George L. Harrison

George Leslie Harrison (January 26, 1887 – March 5, 1958) was an American banker, insurance executive and advisor to Secretary of War Henry L. Stimson during World War II.[1]

George L. Harrison
George L Harrison.png
2nd President of the Federal Reserve Bank of New York
In office
November 24, 1928 – December 31, 1940
Preceded byBenjamin Strong Jr.
Succeeded byAllan Sproul
Personal details
Born(1887-01-26)January 26, 1887
San Francisco, California
DiedMarch 5, 1958(1958-03-05) (aged 71)
New York, New York
NationalityUnited States
Alma materYale University (1910)
Harvard Law School
Signature

Early life and educationEdit

Harrison was born in San Francisco, California on January 26, 1887. In 1909, at Yale, he was elected to the Skull and Bones secret society.[2] He was graduated from Yale University in 1910[3] and Harvard Law School in 1913.[3]

CareerEdit

After earning his law degree, Harrison became law clerk for one year to U.S. Supreme Court Justice Oliver Wendell Holmes.

After serving as general counsel to the Federal Reserve Board, Harrison served as president of the Federal Reserve Bank of New York for 13 years starting in 1928.[1] He left in 1941 to become president of New York Life Insurance Company.

During World War II, Harrison was War Secretary Henry L. Stimson's special assistant for matters relating to the development of the atomic bomb. One of Harrison's notable moments was when he informed Secretary Stimson of the success detonation of the atomic bomb testing in New Mexico. Specifically, he wrote that

“Doctor has just returned most enthusiastic and confident that the little boy is as husky as his big brother. The light in his eyes discernible from here to high hold and I could have heard his screams from here to my farm.”[4]

The meaning of this quote is that the "Little Boy" atomic bomb (made of Uranium-235) was as successful as the "Fat Man" bomb (made of plutonium). The light from here to high hold refers how the detonation was visible from "here" in Washington, D.C. to Stimson's Highhold estate nearly 250 miles away on Long Island. The bomb was so loud that Harrison could hear the detonation from "here" in Washington, D.C. to his farm on Upperville, VA nearly 50 miles away.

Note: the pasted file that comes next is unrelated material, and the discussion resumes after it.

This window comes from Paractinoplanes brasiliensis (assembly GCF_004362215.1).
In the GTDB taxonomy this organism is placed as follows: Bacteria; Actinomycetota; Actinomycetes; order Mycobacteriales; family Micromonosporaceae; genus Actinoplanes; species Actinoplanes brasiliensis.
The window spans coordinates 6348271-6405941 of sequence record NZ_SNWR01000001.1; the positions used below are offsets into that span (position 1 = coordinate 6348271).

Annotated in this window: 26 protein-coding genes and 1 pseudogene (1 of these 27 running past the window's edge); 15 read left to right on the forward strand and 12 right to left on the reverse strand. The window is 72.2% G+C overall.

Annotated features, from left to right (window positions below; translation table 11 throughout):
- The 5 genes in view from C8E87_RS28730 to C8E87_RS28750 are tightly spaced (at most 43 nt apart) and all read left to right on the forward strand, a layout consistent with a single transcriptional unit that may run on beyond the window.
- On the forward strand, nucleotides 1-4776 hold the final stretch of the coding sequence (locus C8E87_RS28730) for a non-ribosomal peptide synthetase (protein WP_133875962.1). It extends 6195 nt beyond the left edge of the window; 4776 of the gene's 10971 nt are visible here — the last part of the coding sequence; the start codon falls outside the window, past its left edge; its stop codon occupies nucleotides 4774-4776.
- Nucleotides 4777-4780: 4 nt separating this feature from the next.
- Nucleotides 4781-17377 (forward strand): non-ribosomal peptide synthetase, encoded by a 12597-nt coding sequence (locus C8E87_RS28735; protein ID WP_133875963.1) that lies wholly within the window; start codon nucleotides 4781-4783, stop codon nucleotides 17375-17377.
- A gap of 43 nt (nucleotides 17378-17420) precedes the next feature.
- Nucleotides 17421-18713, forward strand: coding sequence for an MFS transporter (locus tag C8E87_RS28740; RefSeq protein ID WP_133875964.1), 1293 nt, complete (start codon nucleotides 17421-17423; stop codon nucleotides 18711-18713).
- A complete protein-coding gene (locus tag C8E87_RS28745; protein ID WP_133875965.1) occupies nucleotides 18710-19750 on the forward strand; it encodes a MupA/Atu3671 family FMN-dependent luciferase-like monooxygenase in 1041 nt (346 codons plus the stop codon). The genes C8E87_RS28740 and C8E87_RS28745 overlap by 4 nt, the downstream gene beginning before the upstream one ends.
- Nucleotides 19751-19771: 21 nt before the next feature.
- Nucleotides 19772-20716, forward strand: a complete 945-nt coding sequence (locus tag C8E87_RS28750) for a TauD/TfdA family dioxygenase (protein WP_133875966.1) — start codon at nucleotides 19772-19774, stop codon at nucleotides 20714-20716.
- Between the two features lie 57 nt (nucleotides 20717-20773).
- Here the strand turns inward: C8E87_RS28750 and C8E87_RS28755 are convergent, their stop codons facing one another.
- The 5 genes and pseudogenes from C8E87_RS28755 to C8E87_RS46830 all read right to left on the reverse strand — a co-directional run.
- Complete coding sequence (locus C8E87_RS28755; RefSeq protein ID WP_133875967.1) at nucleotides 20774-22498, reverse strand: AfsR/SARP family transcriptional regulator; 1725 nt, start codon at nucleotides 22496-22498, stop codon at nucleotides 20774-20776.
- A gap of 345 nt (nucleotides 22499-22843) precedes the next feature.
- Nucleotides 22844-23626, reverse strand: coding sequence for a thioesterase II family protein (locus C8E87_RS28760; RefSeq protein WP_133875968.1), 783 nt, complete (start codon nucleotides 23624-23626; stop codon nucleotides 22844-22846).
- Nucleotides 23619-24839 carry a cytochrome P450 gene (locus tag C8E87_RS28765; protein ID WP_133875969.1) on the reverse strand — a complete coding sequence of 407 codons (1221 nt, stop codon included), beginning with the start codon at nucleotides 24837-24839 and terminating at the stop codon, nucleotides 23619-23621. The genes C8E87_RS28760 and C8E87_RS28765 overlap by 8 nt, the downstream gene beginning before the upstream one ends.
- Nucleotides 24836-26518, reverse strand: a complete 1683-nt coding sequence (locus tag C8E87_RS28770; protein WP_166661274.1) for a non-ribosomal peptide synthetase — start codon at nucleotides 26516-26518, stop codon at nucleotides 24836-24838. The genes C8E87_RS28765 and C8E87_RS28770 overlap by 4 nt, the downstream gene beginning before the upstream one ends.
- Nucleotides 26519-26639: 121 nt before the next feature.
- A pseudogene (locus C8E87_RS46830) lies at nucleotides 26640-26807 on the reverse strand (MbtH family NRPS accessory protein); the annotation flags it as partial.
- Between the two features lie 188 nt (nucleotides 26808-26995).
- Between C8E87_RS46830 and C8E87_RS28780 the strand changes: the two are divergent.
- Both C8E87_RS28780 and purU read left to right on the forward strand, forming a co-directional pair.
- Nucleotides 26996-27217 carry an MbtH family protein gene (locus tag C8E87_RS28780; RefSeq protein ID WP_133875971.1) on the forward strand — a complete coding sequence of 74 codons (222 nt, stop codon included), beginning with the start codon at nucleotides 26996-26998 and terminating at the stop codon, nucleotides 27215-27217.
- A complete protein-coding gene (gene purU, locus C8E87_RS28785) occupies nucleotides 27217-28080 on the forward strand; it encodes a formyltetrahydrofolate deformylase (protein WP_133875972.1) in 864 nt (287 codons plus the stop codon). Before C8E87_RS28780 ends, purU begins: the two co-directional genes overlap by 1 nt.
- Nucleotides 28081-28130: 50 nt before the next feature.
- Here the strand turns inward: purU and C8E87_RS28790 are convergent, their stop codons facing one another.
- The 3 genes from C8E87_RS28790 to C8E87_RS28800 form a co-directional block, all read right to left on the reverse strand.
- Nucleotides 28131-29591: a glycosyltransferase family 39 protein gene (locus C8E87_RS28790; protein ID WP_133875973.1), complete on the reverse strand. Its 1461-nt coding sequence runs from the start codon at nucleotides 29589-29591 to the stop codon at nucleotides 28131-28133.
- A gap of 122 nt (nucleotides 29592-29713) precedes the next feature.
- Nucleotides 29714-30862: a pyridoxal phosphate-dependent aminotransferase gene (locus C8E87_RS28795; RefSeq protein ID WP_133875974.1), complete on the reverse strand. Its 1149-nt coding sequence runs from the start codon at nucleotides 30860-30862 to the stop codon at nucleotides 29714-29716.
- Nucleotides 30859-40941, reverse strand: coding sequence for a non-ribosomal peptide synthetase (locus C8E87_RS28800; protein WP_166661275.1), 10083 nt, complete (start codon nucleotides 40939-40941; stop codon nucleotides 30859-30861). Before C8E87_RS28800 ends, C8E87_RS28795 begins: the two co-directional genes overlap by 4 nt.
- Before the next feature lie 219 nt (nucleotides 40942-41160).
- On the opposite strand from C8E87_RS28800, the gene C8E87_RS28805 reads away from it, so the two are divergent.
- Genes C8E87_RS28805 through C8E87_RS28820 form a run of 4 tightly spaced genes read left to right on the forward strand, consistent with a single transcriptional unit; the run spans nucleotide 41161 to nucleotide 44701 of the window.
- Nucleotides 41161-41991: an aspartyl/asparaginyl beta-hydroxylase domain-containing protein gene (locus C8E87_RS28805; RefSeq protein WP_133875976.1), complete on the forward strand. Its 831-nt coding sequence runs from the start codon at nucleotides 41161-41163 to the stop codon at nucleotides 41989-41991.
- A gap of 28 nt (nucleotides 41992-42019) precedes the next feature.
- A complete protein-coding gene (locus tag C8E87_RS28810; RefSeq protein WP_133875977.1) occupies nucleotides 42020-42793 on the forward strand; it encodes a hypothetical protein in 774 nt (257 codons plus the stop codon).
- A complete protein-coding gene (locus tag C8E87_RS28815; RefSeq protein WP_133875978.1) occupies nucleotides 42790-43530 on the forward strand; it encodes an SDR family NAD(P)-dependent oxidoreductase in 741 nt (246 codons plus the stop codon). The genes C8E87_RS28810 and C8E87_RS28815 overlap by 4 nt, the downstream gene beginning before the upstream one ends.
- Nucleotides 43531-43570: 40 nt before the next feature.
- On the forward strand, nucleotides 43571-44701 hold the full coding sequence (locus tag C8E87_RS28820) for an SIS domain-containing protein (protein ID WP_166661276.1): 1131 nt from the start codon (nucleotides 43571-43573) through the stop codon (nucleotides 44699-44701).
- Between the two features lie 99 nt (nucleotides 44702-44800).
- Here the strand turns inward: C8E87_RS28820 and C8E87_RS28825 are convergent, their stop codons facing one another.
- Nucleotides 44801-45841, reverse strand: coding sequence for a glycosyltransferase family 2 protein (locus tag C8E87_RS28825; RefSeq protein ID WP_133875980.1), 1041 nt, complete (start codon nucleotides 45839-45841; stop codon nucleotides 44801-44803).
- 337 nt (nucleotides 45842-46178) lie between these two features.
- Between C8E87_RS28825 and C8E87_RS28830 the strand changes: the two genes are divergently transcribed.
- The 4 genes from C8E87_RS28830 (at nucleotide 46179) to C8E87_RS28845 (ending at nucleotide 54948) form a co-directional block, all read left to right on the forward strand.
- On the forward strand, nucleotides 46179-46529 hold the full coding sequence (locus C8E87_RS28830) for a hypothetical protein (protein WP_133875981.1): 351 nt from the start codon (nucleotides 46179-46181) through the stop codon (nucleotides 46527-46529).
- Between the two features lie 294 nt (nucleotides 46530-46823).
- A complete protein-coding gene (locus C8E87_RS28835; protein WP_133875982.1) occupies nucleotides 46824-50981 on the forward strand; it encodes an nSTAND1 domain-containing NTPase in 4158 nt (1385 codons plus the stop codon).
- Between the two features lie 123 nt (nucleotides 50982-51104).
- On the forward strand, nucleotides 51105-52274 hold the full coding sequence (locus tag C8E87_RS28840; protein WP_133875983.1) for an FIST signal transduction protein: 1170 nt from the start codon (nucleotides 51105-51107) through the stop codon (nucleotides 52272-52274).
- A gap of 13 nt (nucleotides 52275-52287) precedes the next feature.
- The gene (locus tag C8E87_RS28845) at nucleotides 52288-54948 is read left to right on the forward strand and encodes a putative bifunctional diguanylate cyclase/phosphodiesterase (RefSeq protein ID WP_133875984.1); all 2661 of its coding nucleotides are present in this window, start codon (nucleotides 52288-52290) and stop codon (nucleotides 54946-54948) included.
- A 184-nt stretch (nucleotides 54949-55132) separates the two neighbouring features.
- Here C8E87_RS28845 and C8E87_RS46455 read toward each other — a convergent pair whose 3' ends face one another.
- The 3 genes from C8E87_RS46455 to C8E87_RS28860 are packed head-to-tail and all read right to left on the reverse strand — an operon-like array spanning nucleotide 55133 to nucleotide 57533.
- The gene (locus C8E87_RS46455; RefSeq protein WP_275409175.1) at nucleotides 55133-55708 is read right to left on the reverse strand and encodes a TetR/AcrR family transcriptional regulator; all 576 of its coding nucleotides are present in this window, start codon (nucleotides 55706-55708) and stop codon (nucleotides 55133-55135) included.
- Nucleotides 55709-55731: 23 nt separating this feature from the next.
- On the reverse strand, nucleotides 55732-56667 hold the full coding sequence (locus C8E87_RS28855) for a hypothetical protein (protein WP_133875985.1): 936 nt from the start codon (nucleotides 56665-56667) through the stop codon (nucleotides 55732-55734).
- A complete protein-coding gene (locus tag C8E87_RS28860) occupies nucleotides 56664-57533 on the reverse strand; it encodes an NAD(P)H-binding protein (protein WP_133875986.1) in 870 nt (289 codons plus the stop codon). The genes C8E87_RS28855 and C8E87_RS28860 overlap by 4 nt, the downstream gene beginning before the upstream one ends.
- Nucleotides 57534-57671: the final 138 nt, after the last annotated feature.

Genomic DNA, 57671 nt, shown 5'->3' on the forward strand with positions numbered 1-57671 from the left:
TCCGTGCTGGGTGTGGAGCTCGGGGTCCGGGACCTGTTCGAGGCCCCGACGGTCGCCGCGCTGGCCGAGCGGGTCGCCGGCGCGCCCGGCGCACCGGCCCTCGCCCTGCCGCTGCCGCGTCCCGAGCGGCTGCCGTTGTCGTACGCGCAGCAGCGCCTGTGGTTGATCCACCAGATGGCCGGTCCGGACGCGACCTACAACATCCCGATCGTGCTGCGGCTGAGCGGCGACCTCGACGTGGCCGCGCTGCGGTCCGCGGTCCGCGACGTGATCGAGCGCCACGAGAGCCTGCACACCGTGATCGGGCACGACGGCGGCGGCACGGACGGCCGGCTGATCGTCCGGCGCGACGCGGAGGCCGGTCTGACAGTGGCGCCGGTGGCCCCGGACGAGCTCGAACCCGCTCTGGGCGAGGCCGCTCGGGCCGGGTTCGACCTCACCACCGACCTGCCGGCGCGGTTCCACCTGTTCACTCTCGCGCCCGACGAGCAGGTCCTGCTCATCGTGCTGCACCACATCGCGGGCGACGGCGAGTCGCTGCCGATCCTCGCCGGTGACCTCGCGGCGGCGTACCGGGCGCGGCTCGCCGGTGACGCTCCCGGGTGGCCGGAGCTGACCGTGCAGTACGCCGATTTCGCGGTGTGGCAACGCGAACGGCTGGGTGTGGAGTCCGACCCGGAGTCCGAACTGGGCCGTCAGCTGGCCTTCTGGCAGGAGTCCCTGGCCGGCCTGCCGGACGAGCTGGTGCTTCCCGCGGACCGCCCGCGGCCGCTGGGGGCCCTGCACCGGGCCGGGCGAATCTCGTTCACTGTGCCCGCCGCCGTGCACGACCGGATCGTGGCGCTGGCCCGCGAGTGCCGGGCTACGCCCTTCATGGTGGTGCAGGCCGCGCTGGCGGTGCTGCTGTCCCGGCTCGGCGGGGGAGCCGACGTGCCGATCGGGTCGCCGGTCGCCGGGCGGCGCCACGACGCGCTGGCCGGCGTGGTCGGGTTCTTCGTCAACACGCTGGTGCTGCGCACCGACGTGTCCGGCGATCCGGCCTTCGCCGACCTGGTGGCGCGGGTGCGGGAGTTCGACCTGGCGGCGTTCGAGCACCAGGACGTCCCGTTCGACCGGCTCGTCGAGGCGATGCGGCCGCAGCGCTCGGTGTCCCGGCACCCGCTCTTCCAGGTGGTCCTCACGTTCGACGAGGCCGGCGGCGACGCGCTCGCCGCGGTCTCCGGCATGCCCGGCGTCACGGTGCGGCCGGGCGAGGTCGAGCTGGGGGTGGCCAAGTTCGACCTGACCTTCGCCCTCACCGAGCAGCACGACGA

After the successful development of the atomic bomb, he served with Stimson on the eight-member Interim Committee which examined problems expected to result from the bomb's creation and which recommended direct military use of the bomb against Japan without specific warning. Harrison chaired the committee when Stimson was absent.

Harrison returned to his position at New York Life after the war, becoming chairman of the company's board in 1948.

Personal lifeEdit

Harrison married the widow of Rear Admiral Cary T. Grayson, who was the former Alice Gertrude Gordon.[3]

He died of a cerebral hemorrhage in New York City in 1958[3] and is buried in Rock Creek Cemetery in Washington, DC.

ReferencesEdit

  1. ^ a b "G.L. Harrison Heads Reserve Bank Here". New York Times. November 24, 1928. Retrieved 2012-10-28.
  2. ^ "Taft's son elected to Skull and Bones". New York Times. 28 May 1909.
  3. ^ a b c d "George L. Harrison Dead at 71; Headed Federal Reserve Here" (PDF). The New York Times. New York City. 6 March 1958. Retrieved 2 September 2016.
  4. ^ https://nsarchive2.gwu.edu/NSAEBB/NSAEBB162/35.pdf

External linksEdit

Political offices
Preceded by
Benjamin Strong Jr.
President of the Federal Reserve Bank of New York
1928–1940
Succeeded by
Allan Sproul